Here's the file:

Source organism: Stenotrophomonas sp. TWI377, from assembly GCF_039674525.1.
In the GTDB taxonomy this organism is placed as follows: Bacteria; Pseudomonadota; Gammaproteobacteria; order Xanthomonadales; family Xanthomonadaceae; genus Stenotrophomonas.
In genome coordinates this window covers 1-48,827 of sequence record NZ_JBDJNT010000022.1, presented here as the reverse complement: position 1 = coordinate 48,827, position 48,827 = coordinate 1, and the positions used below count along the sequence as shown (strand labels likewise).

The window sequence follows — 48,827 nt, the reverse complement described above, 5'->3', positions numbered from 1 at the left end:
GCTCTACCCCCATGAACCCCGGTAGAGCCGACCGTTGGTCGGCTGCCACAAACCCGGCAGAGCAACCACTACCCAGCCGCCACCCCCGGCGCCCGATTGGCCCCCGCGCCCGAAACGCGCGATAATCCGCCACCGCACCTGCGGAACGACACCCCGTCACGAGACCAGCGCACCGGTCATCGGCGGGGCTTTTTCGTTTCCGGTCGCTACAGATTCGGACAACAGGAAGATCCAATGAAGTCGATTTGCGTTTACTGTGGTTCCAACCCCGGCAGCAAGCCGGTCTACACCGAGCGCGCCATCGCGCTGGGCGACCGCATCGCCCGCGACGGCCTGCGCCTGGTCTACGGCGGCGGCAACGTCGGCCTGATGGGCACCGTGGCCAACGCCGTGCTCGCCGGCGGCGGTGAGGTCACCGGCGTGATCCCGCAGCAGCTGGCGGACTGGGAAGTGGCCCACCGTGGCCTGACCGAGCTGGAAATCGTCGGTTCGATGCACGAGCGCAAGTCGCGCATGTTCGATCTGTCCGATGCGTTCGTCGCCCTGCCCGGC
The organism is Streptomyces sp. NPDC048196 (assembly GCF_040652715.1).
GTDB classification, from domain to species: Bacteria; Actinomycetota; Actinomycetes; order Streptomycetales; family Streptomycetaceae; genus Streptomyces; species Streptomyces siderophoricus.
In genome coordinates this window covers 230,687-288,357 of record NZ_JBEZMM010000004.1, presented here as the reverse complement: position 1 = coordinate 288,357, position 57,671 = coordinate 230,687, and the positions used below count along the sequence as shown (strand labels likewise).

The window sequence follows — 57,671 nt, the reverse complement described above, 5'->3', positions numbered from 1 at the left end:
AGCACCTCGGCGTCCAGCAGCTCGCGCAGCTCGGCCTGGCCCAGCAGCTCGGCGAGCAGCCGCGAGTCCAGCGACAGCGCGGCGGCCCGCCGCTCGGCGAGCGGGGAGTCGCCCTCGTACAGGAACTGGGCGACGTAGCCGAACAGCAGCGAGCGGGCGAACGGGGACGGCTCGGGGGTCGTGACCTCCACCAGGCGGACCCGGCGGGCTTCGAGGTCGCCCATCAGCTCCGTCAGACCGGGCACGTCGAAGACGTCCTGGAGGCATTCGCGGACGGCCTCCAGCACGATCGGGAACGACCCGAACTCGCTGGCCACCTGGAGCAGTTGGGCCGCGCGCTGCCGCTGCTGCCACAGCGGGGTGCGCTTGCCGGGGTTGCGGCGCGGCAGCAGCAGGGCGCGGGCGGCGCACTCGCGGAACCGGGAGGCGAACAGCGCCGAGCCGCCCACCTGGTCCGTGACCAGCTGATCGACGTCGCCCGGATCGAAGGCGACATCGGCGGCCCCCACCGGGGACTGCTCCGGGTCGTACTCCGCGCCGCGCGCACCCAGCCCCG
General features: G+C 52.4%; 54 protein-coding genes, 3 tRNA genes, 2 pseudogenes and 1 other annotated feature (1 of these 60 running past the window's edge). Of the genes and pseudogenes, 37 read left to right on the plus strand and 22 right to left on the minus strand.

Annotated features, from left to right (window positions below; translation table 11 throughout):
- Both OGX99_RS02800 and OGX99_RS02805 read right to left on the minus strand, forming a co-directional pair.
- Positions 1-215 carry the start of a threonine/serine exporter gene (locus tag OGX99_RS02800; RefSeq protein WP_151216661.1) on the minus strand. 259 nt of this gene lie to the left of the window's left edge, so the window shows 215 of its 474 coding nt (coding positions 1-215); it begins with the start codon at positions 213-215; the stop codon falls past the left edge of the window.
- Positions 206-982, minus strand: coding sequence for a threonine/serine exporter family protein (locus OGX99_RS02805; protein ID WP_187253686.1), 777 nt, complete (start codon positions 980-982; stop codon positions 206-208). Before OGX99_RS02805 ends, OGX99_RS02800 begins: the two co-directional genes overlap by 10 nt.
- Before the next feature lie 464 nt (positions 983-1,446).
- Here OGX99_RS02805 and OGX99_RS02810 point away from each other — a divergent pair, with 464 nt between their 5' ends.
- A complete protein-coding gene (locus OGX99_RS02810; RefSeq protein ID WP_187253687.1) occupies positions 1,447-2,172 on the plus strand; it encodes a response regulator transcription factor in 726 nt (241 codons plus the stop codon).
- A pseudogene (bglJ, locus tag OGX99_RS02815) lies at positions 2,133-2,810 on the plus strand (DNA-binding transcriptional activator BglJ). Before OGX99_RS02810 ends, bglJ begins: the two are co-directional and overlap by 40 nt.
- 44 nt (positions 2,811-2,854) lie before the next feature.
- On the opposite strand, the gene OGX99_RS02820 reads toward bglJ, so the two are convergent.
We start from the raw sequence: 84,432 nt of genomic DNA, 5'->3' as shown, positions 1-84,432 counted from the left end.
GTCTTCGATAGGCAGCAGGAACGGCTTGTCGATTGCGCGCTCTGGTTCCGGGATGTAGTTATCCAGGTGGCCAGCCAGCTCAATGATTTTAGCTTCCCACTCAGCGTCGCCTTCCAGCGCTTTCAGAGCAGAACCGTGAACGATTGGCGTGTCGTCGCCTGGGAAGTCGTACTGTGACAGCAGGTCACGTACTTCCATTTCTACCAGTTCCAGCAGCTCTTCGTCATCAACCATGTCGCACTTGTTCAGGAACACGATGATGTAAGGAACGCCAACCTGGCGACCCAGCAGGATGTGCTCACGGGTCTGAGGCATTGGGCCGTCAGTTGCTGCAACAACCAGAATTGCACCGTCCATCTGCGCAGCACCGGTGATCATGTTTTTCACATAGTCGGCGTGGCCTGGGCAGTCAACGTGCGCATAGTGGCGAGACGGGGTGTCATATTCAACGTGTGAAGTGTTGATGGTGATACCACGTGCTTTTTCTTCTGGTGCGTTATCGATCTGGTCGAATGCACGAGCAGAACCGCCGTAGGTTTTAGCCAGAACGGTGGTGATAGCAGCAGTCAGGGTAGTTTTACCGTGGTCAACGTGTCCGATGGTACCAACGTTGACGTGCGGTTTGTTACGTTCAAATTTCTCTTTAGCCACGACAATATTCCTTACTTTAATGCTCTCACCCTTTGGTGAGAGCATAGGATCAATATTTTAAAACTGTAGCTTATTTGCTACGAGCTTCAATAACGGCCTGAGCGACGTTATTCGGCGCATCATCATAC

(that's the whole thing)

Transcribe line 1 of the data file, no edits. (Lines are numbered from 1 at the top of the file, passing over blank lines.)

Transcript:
Source organism: Stenotrophomonas sp. TWI377, from assembly GCF_039674525.1.